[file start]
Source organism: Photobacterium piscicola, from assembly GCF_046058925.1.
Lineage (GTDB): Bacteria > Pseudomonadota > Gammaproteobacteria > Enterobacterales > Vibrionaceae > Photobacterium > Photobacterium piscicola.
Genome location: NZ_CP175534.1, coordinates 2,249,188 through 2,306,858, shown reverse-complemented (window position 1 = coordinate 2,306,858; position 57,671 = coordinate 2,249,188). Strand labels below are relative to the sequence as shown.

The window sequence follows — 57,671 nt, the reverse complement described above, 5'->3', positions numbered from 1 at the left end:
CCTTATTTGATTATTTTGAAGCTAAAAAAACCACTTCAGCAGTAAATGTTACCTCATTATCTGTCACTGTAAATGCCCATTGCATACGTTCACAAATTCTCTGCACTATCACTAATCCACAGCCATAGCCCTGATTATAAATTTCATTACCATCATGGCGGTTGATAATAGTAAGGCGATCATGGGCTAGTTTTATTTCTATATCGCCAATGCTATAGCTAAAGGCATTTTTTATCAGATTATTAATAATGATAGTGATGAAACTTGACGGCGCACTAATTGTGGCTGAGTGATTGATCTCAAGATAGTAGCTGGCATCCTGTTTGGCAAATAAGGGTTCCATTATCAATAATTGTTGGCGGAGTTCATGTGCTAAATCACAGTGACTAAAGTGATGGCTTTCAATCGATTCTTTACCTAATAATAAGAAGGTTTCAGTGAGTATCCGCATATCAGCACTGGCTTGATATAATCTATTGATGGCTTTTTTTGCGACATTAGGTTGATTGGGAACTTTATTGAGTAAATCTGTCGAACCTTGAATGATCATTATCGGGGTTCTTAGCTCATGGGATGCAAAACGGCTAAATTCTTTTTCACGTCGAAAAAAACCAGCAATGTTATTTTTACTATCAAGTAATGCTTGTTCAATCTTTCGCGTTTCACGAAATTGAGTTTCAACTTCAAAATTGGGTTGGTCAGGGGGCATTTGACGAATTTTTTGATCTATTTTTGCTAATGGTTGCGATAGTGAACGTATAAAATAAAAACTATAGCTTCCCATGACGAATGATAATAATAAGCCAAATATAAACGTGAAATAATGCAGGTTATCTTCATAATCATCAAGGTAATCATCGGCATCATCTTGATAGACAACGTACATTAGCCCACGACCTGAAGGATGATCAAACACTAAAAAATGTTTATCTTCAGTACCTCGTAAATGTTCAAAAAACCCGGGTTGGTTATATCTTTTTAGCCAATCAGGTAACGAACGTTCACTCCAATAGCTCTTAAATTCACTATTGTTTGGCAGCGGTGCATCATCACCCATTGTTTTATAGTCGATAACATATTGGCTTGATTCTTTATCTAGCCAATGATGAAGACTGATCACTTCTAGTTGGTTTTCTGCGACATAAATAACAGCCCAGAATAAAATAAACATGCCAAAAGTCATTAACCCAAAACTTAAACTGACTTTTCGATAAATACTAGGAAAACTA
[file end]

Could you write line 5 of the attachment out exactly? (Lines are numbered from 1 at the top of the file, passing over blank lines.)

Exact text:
CCTTATTTGATTATTTTGAAGCTAAAAAAACCACTTCAGCAGTAAATGTTACCTCATTATCTGTCACTGTAAATGCCCATTGCATACGTTCACAAATTCTCTGCACTATCACTAATCCACAGCCATAGCCCTGATTATAAATTTCATTACCATCATGGCGGTTGATAATAGTAAGGCGATCATGGGCTAGTTTTATTTCTATATCGCCAATGCTATAGCTAAAGGCATTTTTTATCAGATTATTAATAATGATAGTGATGAAACTTGACGGCGCACTAATTGTGGCTGAGTGATTGATCTCAAGATAGTAGCTGGCATCCTGTTTGGCAAATAAGGGTTCCATTATCAATAATTGTTGGCGGAGTTCATGTGCTAAATCACAGTGACTAAAGTGATGGCTTTCAATCGATTCTTTACCTAATAATAAGAAGGTTTCAGTGAGTATCCGCATATCAGCACTGGCTTGATATAATCTATTGATGGCTTTTTTTGCGACATTAGGTTGATTGGGAACTTTATTGAGTAAATCTGTCGAACCTTGAATGATCATTATCGGGGTTCTTAGCTCATGGGATGCAAAACGGCTAAATTCTTTTTCACGTCGAAAAAAACCAGCAATGTTATTTTTACTATCAAGTAATGCTTGTTCAATCTTTCGCGTTTCACGAAATTGAGTTTCAACTTCAAAATTGGGTTGGTCAGGGGGCATTTGACGAATTTTTTGATCTATTTTTGCTAATGGTTGCGATAGTGAACGTATAAAATAAAAACTATAGCTTCCCATGACGAATGATAATAATAAGCCAAATATAAACGTGAAATAATGCAGGTTATCTTCATAATCATCAAGGTAATCATCGGCATCATCTTGATAGACAACGTACATTAGCCCACGACCTGAAGGATGATCAAACACTAAAAAATGTTTATCTTCAGTACCTCGTAAATGTTCAAAAAACCCGGGTTGGTTATATCTTTTTAGCCAATCAGGTAACGAACGTTCACTCCAATAGCTCTTAAATTCACTATTGTTTGGCAGCGGTGCATCATCACCCATTGTTTTATAGTCGATAACATATTGGCTTGATTCTTTATCTAGCCAATGATGAAGACTGATCACTTCTAGTTGGTTTTCTGCGACATAAATAACAGCCCAGAATAAAATAAACATGCCAAAAGTCATTAACCCAAAACTTAAACTGACTTTTCGATAAATACTAGGAAAACTA